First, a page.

What Does Alcohol Do to the Body

We Do Recover

When someone who has been abusing alcohol for a long period of time decides to stop drinking, there are certain symptoms that they may experience. These are known as withdrawal symptoms, and because we are all different, the severity of it will vary from person to person and in some cases, it can be dangerous. The dangers of these withdrawal symptoms make it advisable for people who want to stop drinking to seek professional medical help above anything else. We offer access to the best private alcohol rehabilitation centres all over South Africa, the United Kingdom and Thailand. Call us and let one of our accredited alcoholism counsellors assist in finding suitable treatment for you.

So what does alcohol do to the body? Before an alcoholic quits drinking, it’s important that they become aware of the physical and mental symptoms that may be experienced. Knowing what they are provides a better chance of handling them correctly and safely. When alcohol is no longer available, alcoholics may feel anxious, nervous and stressed. They may also become energetic or tired and miserable. Other symptoms include being unable to think rationally, continuously having mood swings and suffering nightmares. The physical withdrawal symptoms that might be experienced are migraines, increased sweating, sleeplessness, increased heart rate, nausea and uncontrolled body movements.The severe feelings that can be felt include fevers, seizures and confusion. In some cases, people may also experience a condition known as delirium tremens, which is considered to be the most unpleasant of all the withdrawal symptoms as it contains all of the above and additional symptoms such as disorientation and hallucinations.

People may also faint and forget about events that occurred during a time when they were drinking. Withdrawal symptoms can be serious and as I mentioned above, the best way to treat it is by residing in an alcohol rehabilitation centre for a minimum of 4 weeks. In rehab, patients will receive a medically supervised detoxification that will help minimise or manage any withdrawal symptoms which may be experienced. Patients will engage in different types of addiction counselling and therapy such as one-one-one counselling and 12-step group therapy, which helps in educating alcoholics about their addiction and what can be done to avoid using the drug in the future. For alcoholics who have major obligations to attend to, depending on the seriousness and extent of the addiction, they can also attend outpatient treatment, which consists of attending regular counselling and therapy meetings every evening while completing their daily responsibilities. Alcoholics Anonymous (AA) meetings are also available for people wanting to stop drinking. In AA sessions, alcoholics will be able to share their own personal stories of addiction and recovery while listening and taking strength out of the experiences of others in similar predicaments as themselves.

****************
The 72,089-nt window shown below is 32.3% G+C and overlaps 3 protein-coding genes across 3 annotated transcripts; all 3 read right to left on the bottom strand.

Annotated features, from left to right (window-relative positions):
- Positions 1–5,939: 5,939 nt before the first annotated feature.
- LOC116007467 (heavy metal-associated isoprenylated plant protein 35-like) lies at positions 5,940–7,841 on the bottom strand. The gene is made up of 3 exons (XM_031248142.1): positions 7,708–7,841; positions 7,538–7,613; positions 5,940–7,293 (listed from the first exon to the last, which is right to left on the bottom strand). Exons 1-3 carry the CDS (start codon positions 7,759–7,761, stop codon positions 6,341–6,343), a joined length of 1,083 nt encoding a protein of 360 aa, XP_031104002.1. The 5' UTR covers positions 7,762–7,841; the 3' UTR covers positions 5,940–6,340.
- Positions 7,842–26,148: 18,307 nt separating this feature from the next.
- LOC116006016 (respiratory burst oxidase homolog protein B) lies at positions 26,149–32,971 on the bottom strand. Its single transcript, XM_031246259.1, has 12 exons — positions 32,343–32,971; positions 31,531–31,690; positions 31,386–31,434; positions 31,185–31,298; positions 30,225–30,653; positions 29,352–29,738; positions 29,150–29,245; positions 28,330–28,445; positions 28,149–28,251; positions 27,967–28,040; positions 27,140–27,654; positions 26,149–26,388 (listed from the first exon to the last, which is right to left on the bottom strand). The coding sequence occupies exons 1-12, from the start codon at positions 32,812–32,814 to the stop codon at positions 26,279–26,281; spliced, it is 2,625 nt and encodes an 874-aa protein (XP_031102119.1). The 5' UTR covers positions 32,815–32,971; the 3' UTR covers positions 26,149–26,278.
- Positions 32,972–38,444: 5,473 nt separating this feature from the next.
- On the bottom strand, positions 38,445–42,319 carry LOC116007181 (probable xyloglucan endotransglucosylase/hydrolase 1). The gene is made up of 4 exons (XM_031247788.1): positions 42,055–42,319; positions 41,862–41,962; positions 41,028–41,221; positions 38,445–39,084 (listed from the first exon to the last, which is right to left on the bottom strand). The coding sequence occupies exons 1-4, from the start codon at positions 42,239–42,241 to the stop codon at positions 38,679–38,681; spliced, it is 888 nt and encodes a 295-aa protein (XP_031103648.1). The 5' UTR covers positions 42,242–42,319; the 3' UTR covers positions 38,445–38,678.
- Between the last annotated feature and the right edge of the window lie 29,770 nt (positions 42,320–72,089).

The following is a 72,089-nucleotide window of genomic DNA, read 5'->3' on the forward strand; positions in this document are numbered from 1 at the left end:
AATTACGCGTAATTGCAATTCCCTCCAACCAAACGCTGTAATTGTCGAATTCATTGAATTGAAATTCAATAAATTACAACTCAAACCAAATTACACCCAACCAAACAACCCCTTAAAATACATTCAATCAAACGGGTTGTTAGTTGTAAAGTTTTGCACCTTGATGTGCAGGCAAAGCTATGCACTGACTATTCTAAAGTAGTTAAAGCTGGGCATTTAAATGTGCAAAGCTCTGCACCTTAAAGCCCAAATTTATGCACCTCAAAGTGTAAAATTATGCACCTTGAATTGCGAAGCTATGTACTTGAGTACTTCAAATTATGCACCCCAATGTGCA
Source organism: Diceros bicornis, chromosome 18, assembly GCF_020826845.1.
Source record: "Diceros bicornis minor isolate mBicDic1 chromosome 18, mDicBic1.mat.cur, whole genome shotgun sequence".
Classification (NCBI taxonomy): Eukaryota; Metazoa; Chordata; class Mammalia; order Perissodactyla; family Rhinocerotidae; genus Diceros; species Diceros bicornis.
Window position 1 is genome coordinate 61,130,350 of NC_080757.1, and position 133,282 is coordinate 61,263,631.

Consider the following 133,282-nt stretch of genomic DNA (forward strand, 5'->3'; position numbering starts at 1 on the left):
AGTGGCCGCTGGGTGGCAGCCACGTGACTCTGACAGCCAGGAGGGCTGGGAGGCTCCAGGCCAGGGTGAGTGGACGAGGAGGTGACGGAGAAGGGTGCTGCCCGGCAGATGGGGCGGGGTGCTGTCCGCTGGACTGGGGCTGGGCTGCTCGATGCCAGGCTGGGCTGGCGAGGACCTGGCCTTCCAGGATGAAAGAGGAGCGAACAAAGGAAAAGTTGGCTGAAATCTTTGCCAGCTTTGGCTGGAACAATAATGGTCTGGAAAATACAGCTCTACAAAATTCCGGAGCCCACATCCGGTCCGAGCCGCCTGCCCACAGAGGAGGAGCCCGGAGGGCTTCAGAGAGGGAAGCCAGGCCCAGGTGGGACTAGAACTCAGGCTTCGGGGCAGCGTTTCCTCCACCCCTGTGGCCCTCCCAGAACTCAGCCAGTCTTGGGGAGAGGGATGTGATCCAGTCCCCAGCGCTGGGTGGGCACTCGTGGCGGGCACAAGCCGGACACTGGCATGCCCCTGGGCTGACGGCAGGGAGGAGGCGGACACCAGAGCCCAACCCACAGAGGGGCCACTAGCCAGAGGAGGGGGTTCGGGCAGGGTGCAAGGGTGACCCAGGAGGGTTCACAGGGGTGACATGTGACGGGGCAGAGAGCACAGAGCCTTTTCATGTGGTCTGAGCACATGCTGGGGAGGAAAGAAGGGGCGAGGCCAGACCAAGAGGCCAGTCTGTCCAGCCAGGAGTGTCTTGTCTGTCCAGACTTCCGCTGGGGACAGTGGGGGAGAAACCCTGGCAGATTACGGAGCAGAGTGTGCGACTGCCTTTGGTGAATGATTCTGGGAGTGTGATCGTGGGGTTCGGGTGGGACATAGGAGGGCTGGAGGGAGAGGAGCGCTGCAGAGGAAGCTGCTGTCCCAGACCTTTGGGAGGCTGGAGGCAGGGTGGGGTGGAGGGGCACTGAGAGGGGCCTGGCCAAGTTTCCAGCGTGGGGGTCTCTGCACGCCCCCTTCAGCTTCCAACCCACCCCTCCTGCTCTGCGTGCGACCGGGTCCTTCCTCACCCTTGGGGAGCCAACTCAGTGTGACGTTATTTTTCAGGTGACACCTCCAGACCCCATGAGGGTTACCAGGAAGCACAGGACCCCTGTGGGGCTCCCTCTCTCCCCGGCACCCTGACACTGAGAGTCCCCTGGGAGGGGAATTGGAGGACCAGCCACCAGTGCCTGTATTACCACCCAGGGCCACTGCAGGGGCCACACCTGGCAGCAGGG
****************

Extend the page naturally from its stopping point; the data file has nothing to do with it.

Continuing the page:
For more information, don’t hesitate to call us now and we will gladly assist in finding the right treatment for you.

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